The Baseball Savant has been bulking up:
I remember asking you this
awhile back but I’ve went through some physical changes. I’m going to
start to really try and master a martial art. I remember talking about
brazilian jiu-jitsu because I thought at 5’10 it might be better to
ground fight given my lack of height but I think I remember you saying
something about akido because of my strength at potentially being a
striker. I think when I e-mailed you I was around 200lbs but now I’m 245lbs and have been doing some lifting. My best lifts are:
BENCH: I can do 225lbs for 49reps and my last max was 430 although it might be higher.
MILITARY: I do bells for this and my gym only goes up to 135lbs but I can get reps (6-8) with theseDEADLIFT: 600lbs for one
What is your recommendation on this? Is it still strike-oriented?
Okay, that’s ridiculous. That’s 3x more reps than I can do at 225, or rather, than I could do before I dinged my shoulder. Anyhow, with that sort of power at his disposal, BS probably doesn’t need to do much in the way of strike-oriented training. Strike-training allows one to deliver more power through speed and technique, but when one already has power in truckloads, it’s not necessary.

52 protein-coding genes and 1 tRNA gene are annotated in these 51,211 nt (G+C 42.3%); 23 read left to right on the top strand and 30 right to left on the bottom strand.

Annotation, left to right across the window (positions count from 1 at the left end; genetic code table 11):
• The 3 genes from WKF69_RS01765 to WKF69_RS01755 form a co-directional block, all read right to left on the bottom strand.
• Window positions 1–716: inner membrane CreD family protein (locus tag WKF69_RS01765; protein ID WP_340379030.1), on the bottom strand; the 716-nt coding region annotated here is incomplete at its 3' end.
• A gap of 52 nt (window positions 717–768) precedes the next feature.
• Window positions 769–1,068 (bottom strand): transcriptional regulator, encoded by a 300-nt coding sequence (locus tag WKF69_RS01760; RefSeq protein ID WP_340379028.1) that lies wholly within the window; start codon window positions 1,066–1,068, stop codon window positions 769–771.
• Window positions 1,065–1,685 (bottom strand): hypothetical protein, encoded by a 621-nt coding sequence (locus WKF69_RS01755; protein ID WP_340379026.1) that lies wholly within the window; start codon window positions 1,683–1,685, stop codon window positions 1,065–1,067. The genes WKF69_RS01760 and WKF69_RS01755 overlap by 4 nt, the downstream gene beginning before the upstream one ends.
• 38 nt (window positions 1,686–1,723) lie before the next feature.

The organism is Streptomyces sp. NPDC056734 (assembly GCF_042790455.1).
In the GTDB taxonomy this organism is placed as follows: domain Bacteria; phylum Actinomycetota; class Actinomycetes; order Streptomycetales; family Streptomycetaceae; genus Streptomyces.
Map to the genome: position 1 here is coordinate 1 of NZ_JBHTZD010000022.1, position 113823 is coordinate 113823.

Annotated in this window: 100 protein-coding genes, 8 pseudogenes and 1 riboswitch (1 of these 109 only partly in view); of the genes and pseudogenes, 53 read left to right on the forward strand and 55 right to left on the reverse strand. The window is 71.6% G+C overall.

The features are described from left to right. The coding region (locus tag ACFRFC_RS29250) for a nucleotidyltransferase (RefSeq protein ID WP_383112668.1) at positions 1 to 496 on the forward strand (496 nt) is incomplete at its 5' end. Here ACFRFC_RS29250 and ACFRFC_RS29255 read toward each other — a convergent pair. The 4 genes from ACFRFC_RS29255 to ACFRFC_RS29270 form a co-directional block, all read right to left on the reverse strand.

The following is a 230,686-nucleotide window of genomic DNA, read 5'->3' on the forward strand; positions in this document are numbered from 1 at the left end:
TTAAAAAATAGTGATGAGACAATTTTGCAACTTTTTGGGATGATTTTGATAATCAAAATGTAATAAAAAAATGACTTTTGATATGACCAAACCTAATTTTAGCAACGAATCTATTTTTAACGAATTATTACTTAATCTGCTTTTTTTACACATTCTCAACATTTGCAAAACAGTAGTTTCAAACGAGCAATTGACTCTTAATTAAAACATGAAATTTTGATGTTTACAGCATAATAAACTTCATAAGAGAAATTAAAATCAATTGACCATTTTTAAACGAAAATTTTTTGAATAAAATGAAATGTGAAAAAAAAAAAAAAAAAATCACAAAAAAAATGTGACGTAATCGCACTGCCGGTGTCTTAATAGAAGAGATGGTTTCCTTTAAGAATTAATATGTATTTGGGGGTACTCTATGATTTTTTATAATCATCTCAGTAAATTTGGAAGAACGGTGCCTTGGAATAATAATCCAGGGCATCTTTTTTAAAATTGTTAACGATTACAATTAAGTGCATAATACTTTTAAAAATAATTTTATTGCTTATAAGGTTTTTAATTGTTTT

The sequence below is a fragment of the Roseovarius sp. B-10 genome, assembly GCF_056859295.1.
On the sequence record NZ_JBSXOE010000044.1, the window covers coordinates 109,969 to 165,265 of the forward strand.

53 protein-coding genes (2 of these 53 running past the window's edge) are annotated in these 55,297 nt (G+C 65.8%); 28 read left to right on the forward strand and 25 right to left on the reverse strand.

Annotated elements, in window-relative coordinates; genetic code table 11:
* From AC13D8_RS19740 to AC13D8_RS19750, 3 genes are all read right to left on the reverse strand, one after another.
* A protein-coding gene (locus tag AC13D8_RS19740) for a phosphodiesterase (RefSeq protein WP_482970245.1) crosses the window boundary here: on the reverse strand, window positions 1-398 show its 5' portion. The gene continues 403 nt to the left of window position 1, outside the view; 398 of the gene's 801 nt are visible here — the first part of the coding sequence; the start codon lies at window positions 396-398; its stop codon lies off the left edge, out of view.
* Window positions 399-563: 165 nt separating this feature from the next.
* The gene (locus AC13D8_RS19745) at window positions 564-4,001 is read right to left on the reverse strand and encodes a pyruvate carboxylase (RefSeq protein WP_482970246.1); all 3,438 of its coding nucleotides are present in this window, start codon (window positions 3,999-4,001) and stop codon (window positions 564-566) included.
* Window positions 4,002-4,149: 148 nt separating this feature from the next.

However, all the power in the world doesn’t do much good when one doesn’t have the reflexes, moves, and combinations that come from training. So, I would look at something in the grappling range that still uses strikes, in other words, aikido rather than judo. But some strike-oriented sparring is still a good idea. Ender does judo and I’ve noticed that while he and his fellow judoka have an enhanced ability to defend themselves, it hasn’t given them the heightened sense of alertness or the hair-trigger fighting reflexes one is accustomed to seeing in a well-trained strike-oriented fighter.
Aikido may do so; I don’t know. But either way, I would encourage BS to look for an aikido school that utilizes multi-discipline sparring. At the end of the day, there is simply no substitute for getting hit.